By Theresa Laurence, Catholic News Service     5/25/2017

NASHVILLE, Tenn. (CNS) — The recent scene in downtown Nashville of mobs of hockey fans was almost unthinkable a decade ago.

Fans in bright yellow jerseys clamored to get inside the Bridgestone Arena May 22 to witness the Predators’ first appearance in the NHL’s Western Conference Finals. They also filled nearby parks and restaurants to watch the game on the big screen.

Ten years ago, the team was in financial peril and considering moving out of the city. But slowly, surely, the team grew into a bona fide success, and convinced this Southern city that it is a hockey town after all.

Two of the chief architects who helped build the Predators into the team that is now headed to the Stanley Cup Finals for the first time in franchise history, are the team’s chairman, Tom Cigarran, and its CEO, Sean Henry, both active members of the Nashville Catholic community.

“It was electric,” Henry said in describing the atmosphere inside Bridgestone Arena when the Predators beat the Anaheim Ducks in Game 6 of the conference finals to clinch a spot in the Stanley Cup Finals.

Having a packed house of passionate hockey fans and a team in serious contention for the Stanley Cup “is all we’ve ever imagined,” added Henry, a parishioner at St. Matthew Church in Franklin. “It’s everything.”

With their deep playoff run, strong commitment to the city of Nashville and visible presence in the community, the Predators have built a reputation as a powerful force both on and off the ice.

Ever since Cigarran, a part owner of the Predators, was elected chairman in 2010, and hired Henry to join the executive team, the organization has been laser-focused on its goal of being the No. 1 sports and entertainment venue in the country built around a Stanley Cup-winning team.

In his role with the team or with Cathedral of the Incarnation’s Haiti Mission, “I believe in focus,” Cigarran told the Tennessee Register, Nashville’s diocesan newspaper. “You can do anything, but you can’t do everything. Pick one focus.”

As the chair of his parish’s Haiti education mission for over 15 years, Cigarran has focused on building stronger schools for the children of rural Haiti.

Cigarran, a health care entrepreneur who helped launch two Nashville-based companies, Healthways and AmSurg, has invested some of his considerable wealth in the schools of St. Jean Baptiste Parish in Lavallee de Jacmel, Haiti.

Not one to just send a check and be done with it, Cigarran visits Haiti at least once a year; shortly after the devastating 2010 earthquake, he was on the ground there, helping deliver food, tents and assess the damage to the schools.

He sees education as the single most important thing that will help the Haitian people escape the vicious cycle of poverty that has plagued so many in that country for so long. “The future depends on education,” he said.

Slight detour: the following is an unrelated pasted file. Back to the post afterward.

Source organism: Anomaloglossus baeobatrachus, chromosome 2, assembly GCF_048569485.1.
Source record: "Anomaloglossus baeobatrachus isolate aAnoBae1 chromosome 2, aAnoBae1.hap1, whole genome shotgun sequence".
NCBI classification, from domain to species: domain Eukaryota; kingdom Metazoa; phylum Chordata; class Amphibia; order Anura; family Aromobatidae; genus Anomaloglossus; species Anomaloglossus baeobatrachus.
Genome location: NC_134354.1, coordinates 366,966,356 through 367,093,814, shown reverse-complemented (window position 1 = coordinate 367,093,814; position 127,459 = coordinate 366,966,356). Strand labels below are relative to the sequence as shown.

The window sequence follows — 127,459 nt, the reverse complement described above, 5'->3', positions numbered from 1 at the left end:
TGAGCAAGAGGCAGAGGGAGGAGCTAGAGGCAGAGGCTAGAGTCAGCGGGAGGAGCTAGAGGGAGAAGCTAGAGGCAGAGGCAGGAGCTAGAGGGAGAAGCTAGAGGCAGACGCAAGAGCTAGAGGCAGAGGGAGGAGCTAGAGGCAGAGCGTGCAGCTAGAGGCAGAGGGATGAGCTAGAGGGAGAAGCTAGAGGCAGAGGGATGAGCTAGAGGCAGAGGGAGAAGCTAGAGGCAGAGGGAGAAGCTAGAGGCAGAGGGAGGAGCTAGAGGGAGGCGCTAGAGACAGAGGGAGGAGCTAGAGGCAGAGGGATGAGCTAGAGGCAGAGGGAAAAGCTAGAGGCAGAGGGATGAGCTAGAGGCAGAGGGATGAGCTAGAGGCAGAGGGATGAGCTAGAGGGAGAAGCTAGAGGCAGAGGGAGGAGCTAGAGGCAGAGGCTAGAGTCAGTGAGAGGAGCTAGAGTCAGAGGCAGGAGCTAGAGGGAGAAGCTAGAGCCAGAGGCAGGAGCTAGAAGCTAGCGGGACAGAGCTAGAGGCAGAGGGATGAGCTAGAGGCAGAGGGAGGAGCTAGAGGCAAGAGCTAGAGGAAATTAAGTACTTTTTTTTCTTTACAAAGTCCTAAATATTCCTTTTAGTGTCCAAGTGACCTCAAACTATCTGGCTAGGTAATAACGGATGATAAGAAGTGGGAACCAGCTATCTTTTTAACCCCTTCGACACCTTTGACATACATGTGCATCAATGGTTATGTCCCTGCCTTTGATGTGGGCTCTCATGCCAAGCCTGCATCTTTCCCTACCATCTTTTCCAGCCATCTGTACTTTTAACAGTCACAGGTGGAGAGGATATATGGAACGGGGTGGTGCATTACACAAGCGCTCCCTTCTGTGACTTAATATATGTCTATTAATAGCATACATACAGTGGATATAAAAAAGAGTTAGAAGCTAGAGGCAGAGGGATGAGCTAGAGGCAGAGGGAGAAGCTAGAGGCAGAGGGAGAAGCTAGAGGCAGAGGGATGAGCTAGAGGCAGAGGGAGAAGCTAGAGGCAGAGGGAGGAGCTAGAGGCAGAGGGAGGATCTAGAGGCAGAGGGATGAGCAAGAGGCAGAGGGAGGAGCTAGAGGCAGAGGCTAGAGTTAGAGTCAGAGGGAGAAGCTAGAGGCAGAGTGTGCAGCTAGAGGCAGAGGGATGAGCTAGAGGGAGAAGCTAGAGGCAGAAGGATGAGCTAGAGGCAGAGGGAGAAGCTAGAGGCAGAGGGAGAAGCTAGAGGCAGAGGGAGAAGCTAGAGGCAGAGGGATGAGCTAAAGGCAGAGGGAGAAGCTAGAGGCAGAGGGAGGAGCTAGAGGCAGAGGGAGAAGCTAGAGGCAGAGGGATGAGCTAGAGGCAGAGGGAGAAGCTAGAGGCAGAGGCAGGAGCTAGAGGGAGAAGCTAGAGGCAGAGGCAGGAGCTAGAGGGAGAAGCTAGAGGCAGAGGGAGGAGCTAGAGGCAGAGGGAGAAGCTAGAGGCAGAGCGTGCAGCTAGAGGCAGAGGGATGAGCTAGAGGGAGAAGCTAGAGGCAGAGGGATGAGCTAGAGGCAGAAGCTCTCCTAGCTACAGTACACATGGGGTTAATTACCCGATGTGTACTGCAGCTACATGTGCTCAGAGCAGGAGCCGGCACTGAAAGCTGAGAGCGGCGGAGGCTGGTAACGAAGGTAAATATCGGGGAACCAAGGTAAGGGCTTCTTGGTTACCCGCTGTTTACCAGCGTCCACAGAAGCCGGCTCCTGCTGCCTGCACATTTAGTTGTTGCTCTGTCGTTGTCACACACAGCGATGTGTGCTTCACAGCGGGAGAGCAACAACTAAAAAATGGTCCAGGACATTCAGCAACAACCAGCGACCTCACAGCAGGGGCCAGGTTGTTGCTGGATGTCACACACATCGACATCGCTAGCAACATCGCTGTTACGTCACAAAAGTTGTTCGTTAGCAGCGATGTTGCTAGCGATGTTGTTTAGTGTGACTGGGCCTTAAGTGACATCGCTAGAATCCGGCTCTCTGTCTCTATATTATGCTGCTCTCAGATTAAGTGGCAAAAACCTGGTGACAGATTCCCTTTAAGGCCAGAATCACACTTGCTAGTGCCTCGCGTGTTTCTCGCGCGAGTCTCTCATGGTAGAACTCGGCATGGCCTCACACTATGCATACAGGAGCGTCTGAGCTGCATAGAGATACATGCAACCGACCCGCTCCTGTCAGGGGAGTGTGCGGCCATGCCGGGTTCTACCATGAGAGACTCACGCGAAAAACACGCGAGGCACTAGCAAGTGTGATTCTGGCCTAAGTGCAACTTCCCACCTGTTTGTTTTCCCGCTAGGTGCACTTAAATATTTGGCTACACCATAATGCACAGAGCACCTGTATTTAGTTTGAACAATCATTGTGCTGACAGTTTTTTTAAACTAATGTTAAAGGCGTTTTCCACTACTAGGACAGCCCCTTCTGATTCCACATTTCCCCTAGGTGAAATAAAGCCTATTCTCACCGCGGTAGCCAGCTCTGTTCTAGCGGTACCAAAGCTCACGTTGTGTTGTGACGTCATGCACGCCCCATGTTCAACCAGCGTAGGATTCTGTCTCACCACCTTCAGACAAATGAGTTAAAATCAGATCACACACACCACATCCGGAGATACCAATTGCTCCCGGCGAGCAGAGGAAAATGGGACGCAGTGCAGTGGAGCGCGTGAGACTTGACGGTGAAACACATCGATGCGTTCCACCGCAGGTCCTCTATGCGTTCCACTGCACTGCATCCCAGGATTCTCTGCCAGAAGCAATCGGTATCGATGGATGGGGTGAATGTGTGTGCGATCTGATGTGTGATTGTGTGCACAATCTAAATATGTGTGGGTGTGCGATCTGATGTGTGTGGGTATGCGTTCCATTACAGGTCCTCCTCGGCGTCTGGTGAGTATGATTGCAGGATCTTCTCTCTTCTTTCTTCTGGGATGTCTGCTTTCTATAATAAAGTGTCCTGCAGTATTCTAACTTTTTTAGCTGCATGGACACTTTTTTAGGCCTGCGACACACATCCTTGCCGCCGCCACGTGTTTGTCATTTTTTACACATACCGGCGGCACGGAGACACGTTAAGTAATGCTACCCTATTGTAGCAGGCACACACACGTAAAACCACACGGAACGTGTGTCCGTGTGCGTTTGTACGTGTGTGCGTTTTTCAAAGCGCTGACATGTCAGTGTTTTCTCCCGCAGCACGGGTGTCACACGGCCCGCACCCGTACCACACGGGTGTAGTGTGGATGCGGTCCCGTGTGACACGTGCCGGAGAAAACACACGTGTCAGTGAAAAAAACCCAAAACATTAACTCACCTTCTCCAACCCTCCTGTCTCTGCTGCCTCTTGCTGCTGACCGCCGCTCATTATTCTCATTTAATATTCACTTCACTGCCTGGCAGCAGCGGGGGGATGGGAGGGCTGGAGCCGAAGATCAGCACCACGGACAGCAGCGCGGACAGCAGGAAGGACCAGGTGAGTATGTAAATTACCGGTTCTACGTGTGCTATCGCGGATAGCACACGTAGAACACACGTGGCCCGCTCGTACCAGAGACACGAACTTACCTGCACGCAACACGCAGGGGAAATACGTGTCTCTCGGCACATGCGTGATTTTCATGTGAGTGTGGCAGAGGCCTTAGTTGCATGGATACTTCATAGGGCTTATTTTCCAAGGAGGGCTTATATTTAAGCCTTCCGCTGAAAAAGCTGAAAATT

Cathedral’s twinned parish, St. Jean Baptiste, now has two schools serving kindergarten through high school students. Cigarran plans to return to Haiti in July to see the high school students graduate.

In recent years, under Cigarran’s leadership, the cathedral’s Haiti education mission has begun supporting high school graduates with college scholarships, and these students are becoming the first in their families and their village to attend college. “These kids are very motivated,” Cigarran said. “They are committed to changing the country for the better.”

As chairman of the Predators, Cigarran has encouraged a spirit of service within the organization. Team owners and executives encourage all Predators employees, from players to front office personnel, to participate in at least 40 hours of community service each year.

The Predators Foundation, the team’s charitable arm, provides support to a wide range of causes, such as assisting veterans, public school children, and the homeless. Henry, Foundation president, encourages Predators players and employers to “give of themselves with time, talent and treasure” to support causes they are passionate about.

Even with all the success the Predators have experienced on the ice this season, Henry says he’s “most proud of what we do with the foundation,” supporting worthy causes throughout Middle Tennessee. In May, the Predators Foundation announced 129 grant awards totaling over $500,000.

Henry has been active with MEND, a program of the YWCA dedicated to ending violence against women and girls by engaging and educating boys. A father of two boys and two girls, Henry said some may consider MEND’s goals unattainable, but ending, not just reducing, violence against women and girls will remain “the ultimate goal.”


Laurence is a staff writer at the Tennessee Register, newspaper of the Diocese of Nashville.